A few weeks ago, I reached out to my community of amazing women and asked for some advice on becoming a mother of two children.
I asked only one question: “What do you wish someone had told you about having a second baby?” I was blown away by the responses I received. Women from across the country, with children of all ages, opened up and spoke honestly about their experiences of being a mother to multiple children.
At first I was thinking I would condense their words and only publish a few, little quotable bits. But as the responses started rolling in, I decided instead to publish everything as a mini-series of guest posts. I have learned so much from reading the words of these incredible women. Whether you are (like me) currently expecting your second child or are a veteran parent of multiples, I hope you are also able to benefit from hearing the stories and perspectives these women have shared…
In this second installment, a women of two young girls shares her feelings and experiences with parenting and balancing work life with the demands of motherhood.
Real Advice for Mothers Expecting A Second Child – Part 2
“I was warned and planned for having less time with my two year old, less time with my husband, and basically no time for myself. I was prepared that my house would be messy and toys would spill from their boundaries to conquer all spaces. I was prepared for increased laundry and spit rags, and four times as many diapers to change on a daily basis (sadly potty training has still not been perfected). Most of all I had planned and prepared to leave my new little baby at an early age and head back to work when she was 6 months, something I did not have to do with my older baby. Most importantly I was prepared for the unknown, I knew as a second time mom that there are things I just wouldn’t be able to prepare for, wouldn’t even know to expect. Knowing and preparing did nothing to prepare me for the amount of guilt that buried me hours after my daughter was born.
The first bits of guilt were expected: less time with my toddler, less one on one cuddle time with my baby, less time to have actual conversations with my husband. I did not expect to feel such guilt in every aspect of my life with every person I interacted with. On a daily basis I felt guilt over not spending enough time with either child, that the time spent was not always quality mommy time, that TV was viewed much more frequently by my toddler just so I could nurse or put a the baby to sleep, or have a minute without her running around the house needing my attention. Guilt over asking my husband to do things after his long work day that I use to manage. Guilt over not cloth diapering as soon as I had planned. Guilt over never having time to let my sweet baby sleep on me because when she was napping was the only time I had alone with my toddler. Guilt over taking that special time away from the toddler to clean, wash, or cook. Guilt that we didn’t get outside as much as we should have because of the wind or sun. Guilt over wanting just a few precious moments without someone clinging to my body and needing me every second of the day. Guilt that it took me 5 weeks to bond with my baby because of post-partum depression. Guilt that I had post-partum depression. Guilt that I was unable to be as good a mother of two as everyone else I saw or read about. Guilt that I was returning to work when my baby was so young.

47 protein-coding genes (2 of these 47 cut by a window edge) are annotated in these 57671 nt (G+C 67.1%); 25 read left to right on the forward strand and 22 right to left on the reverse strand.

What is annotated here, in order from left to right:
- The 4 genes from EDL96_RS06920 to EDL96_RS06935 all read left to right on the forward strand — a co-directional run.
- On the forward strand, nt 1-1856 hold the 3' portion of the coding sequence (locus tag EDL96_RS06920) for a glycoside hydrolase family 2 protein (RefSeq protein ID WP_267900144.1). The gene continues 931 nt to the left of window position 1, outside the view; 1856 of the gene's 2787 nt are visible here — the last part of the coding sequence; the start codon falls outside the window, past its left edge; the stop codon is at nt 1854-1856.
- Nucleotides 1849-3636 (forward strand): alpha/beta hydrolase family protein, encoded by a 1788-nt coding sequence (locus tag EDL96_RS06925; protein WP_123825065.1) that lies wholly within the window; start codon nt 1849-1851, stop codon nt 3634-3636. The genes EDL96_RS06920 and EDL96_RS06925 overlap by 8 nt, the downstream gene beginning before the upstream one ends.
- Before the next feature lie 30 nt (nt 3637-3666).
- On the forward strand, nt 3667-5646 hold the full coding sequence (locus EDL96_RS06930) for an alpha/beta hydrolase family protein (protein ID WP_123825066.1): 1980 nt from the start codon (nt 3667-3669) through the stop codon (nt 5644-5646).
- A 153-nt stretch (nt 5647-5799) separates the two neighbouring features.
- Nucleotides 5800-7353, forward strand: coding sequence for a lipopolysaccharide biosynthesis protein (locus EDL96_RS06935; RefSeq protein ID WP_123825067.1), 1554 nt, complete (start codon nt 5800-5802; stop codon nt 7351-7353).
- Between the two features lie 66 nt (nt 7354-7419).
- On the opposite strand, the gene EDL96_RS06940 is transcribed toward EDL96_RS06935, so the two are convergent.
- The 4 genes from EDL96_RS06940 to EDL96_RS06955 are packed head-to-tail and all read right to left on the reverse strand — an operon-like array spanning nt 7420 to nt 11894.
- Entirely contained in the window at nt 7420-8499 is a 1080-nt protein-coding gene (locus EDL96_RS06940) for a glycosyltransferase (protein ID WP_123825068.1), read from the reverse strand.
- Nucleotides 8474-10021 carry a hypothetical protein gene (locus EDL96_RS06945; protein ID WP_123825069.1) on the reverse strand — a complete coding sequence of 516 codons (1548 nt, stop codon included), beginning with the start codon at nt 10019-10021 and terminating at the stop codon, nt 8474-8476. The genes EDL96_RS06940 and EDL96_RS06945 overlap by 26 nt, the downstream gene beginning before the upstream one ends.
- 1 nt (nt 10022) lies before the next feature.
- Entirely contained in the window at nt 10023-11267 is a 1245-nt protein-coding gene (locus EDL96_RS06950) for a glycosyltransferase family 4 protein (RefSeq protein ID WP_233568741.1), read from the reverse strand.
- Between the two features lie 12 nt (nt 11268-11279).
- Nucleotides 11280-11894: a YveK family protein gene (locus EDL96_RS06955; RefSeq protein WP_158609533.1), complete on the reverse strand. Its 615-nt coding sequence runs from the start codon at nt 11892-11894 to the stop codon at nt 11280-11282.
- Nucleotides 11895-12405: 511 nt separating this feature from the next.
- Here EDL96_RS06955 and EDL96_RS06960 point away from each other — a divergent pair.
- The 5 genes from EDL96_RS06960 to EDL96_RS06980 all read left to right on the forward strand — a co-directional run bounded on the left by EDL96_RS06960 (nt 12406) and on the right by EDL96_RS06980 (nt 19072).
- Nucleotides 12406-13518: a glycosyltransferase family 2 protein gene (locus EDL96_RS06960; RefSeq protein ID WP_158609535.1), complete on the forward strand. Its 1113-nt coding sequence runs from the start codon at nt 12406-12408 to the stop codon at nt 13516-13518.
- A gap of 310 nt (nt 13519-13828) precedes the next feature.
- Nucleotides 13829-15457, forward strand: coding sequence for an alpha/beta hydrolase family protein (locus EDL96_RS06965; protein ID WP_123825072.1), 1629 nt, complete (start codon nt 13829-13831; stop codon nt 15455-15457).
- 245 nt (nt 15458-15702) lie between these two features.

Then I began going back to work and an entirely new amount of guilt set in.
Guilt that I felt less depressed when I left my kids with someone else all day long. Guilt because I left them all day long. Guilt that I was always tired from long nights, long days, no naps, and all the work of two kids and a husband. Guilt at work with my co-workers, because I took so much time off for maternity leave when another only took 6 weeks. Guilt that they had to take on so much of my duties for several months, because of unforeseen circumstances with filling my position temporarily. Guilt that I wasn’t doing as good a job as I could have been, because I wanted to put family priorities first.
I could keep going about the guilt I feel every moment each day, but not dwelling on the guilt is the most important thing I have learned as a mom of two kids. I wish someone had told me that in the beginning. I know I’m doing a great job, my children are happy, healthy, and incredibly gifted (no bias there, I swear), my husband is helping me out and spending time with both kids. My house is pretty much a pit, but I’m ok with that because it means more time with my family. I know all of these things, but I still live in a pit of guilt that no one warned me about.”
– NJ, mother of two, ages 2 years and 7 months